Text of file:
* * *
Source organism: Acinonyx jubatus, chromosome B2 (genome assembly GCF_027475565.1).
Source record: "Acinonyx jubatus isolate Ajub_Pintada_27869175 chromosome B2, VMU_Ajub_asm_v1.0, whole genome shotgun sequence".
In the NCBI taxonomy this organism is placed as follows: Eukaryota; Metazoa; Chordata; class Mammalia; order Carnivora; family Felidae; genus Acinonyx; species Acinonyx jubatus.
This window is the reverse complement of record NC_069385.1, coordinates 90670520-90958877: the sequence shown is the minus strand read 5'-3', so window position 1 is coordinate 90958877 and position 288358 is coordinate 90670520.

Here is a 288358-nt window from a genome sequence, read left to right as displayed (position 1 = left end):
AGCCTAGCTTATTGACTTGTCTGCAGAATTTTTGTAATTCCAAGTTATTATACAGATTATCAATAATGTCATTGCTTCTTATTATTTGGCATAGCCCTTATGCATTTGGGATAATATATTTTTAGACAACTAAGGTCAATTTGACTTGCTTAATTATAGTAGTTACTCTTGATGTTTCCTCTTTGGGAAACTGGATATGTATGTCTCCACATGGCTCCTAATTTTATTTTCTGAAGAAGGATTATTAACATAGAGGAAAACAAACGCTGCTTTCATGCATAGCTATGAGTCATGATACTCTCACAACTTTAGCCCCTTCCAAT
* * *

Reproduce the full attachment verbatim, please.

Source organism: Acinonyx jubatus, chromosome B2 (genome assembly GCF_027475565.1).
Source record: "Acinonyx jubatus isolate Ajub_Pintada_27869175 chromosome B2, VMU_Ajub_asm_v1.0, whole genome shotgun sequence".
In the NCBI taxonomy this organism is placed as follows: Eukaryota; Metazoa; Chordata; class Mammalia; order Carnivora; family Felidae; genus Acinonyx; species Acinonyx jubatus.
This window is the reverse complement of record NC_069385.1, coordinates 90670520-90958877: the sequence shown is the minus strand read 5'-3', so window position 1 is coordinate 90958877 and position 288358 is coordinate 90670520.

Here is a 288358-nt window from a genome sequence, read left to right as displayed (position 1 = left end):
AGCCTAGCTTATTGACTTGTCTGCAGAATTTTTGTAATTCCAAGTTATTATACAGATTATCAATAATGTCATTGCTTCTTATTATTTGGCATAGCCCTTATGCATTTGGGATAATATATTTTTAGACAACTAAGGTCAATTTGACTTGCTTAATTATAGTAGTTACTCTTGATGTTTCCTCTTTGGGAAACTGGATATGTATGTCTCCACATGGCTCCTAATTTTATTTTCTGAAGAAGGATTATTAACATAGAGGAAAACAAACGCTGCTTTCATGCATAGCTATGAGTCATGATACTCTCACAACTTTAGCCCCTTCCAAT